What is happening in Morocco
A powerful 6.8 magnitude earthquake struck Morocco late on Friday, 70km south of Marrakesh. It’s the strongest recorded in the region and was felt as far as Portugal and Algeria.
The earthquake hit just after 11pm local time, under the cover of darkness, when many people would have been asleep. People spent the night on the streets, fearful of aftershocks, either unable or not wanting to return home. More than 2,000 people have lost their lives and the death toll is rising as rescue operations continue.
ShelterBox is sending an emergency assessment team to Morocco to find out what support is needed, and if we are well placed to help.
The team will speak with local people, organisations, and our Rotary network as we try to understand the scale of shelter need.
We need to understand what a response might look like and how we might get aid to where it is needed most, if we do respond. We will look at all options if we decide a response is necessary, including sending tents, shelter kits, cash assistance, or solar lights.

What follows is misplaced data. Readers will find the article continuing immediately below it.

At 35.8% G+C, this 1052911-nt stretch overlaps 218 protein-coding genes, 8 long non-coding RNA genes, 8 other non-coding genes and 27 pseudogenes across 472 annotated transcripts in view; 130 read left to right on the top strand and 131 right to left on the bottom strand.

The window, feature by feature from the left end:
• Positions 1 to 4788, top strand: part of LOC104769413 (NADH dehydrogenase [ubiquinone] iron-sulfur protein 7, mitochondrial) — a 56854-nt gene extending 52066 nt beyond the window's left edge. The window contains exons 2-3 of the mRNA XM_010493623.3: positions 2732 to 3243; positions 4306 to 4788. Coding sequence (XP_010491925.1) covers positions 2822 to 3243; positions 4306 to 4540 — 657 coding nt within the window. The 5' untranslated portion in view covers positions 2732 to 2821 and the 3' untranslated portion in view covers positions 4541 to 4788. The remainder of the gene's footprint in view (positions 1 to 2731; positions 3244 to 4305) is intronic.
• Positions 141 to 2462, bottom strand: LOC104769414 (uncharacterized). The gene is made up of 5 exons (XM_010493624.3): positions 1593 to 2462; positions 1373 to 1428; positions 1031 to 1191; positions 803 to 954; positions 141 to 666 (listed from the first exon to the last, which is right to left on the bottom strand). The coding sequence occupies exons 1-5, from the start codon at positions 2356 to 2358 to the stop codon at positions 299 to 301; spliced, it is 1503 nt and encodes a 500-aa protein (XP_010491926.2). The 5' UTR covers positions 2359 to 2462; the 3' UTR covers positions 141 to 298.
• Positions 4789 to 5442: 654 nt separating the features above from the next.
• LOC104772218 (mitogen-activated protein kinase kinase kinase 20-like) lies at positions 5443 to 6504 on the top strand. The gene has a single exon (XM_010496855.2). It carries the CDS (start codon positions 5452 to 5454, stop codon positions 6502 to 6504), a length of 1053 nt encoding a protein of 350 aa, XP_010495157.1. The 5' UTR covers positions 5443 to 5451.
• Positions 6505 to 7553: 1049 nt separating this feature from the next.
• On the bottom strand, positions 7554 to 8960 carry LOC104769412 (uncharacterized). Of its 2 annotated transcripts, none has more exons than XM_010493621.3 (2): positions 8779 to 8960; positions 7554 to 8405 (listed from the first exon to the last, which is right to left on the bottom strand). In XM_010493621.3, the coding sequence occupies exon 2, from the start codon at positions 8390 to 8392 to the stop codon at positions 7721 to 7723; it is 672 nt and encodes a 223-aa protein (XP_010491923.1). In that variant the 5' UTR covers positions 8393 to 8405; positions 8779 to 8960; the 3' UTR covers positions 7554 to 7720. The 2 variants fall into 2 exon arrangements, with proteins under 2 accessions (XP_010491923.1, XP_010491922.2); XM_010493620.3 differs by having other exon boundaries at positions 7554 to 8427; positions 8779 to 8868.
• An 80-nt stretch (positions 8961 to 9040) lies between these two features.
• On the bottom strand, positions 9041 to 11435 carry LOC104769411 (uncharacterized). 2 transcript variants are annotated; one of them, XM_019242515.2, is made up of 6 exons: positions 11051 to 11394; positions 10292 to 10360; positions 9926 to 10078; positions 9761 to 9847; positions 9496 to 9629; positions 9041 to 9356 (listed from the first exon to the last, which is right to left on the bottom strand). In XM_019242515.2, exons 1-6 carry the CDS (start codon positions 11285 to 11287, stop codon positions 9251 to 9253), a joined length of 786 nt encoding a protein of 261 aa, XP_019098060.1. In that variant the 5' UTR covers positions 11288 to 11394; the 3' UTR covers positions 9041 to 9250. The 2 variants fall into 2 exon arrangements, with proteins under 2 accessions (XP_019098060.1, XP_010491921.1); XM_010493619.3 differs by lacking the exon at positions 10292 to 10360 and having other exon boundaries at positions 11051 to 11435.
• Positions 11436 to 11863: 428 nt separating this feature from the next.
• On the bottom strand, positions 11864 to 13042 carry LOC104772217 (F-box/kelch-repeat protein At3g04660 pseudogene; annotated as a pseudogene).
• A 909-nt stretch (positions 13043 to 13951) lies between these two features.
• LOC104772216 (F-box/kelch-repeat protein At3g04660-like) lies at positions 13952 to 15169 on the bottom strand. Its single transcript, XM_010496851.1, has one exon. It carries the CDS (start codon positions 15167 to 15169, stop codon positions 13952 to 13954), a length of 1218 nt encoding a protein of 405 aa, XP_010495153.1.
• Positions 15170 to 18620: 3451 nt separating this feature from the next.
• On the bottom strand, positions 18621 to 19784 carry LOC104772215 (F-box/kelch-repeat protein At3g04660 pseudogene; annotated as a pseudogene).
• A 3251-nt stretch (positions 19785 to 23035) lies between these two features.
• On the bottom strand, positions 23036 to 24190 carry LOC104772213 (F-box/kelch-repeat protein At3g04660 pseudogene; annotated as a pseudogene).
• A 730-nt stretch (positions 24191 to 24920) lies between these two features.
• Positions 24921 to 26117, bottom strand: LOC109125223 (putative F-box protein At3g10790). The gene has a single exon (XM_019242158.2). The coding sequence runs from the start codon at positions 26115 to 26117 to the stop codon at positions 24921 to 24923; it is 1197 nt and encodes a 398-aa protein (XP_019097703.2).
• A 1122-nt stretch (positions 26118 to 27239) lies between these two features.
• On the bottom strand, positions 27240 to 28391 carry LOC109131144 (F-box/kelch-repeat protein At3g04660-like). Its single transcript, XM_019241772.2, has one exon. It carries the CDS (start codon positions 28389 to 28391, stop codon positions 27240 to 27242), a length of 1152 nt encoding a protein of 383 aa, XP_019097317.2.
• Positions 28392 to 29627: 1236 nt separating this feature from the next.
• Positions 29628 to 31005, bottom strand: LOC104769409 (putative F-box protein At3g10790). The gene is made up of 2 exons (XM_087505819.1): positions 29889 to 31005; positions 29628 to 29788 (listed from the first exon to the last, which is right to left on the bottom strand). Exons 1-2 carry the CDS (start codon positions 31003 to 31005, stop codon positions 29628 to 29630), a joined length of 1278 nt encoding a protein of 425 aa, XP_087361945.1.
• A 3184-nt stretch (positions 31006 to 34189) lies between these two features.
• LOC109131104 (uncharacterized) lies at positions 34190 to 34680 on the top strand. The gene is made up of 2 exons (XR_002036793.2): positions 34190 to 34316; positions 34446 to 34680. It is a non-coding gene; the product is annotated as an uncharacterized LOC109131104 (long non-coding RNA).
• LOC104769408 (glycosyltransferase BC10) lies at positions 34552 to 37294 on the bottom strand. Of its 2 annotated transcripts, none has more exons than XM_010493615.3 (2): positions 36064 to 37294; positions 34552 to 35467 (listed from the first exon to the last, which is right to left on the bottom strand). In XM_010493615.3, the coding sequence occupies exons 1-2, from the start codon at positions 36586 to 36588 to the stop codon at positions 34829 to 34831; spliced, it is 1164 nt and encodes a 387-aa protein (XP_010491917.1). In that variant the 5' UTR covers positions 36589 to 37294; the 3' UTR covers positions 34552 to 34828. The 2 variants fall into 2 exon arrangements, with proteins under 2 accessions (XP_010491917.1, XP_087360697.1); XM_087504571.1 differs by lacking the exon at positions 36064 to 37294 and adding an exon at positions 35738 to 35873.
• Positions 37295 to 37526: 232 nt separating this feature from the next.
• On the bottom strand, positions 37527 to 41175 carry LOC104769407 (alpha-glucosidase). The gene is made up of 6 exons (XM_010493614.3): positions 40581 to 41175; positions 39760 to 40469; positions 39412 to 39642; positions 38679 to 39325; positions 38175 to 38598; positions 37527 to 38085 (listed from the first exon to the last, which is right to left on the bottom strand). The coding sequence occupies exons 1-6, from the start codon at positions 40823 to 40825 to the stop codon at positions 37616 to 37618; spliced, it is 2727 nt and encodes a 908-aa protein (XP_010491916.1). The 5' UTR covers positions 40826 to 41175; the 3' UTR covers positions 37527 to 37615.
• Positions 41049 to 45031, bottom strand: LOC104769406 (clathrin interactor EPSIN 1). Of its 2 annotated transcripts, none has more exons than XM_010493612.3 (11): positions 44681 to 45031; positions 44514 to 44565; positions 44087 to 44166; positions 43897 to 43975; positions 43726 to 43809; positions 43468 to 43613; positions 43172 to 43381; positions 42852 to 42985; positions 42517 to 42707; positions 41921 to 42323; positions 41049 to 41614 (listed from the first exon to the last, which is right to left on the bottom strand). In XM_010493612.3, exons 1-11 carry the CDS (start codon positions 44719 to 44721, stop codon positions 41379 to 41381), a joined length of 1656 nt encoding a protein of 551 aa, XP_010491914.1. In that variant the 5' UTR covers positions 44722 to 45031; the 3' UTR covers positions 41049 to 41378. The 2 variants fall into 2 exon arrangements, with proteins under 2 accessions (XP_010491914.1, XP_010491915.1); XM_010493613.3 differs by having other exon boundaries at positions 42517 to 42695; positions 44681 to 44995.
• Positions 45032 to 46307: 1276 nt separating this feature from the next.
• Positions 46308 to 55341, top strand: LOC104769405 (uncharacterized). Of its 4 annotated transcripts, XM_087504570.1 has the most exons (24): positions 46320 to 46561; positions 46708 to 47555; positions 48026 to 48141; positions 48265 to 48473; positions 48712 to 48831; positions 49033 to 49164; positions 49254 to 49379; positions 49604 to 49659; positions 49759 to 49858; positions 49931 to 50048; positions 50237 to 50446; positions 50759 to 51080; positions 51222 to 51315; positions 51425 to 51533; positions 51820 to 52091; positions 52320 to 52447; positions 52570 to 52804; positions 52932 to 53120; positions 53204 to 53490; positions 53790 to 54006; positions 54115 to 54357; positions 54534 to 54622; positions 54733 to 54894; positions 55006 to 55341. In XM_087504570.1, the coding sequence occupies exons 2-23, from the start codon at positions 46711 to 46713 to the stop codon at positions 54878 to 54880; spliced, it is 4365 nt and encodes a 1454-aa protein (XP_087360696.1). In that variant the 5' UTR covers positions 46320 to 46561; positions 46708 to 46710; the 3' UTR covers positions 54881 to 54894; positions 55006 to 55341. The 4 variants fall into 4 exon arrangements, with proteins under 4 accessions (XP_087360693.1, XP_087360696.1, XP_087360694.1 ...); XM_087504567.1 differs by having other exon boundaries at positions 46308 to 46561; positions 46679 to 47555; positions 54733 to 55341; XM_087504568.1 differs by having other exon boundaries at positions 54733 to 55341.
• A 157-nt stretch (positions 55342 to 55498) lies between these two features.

ShelterBox has experience responding to earthquakes before, most recently in Türkiye and Syria.
We use our response criteria to help us make decisions about where and when we are able to support people after disaster.
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An earthquake, measuring 6.8 magnitude struck Morocco at 11.11pm on Friday night.
The epicentre struck near the town of Ighil, roughly 70km south of Marrakesh. It was followed minutes later by a 4.9 aftershock.
The devastating 6.8m earthquake struck Morocco at 11:11pm local time on Friday the 8th of September 2023.
A GDACS red alert was issued indicating that humanitarian needs are likely to be high.
The USGS said the epicentre was 18 kilometres (11 miles) below the Earth’s surface.
Morocco’s seismic agency put it at 8 kilometres (5 miles) down. In either case, such shallow quakes are more dangerous.
The death toll in Morocco is over 2,000 and rising quickly.
Buildings have been reduced to rubble and most of the damage has happened outside of the cities and towns in harder to reach areas.
Earthquakes are relatively rare in North Africa, a magnitude 5.8 tremor struck near Agadir and caused thousands of deaths in 1960.
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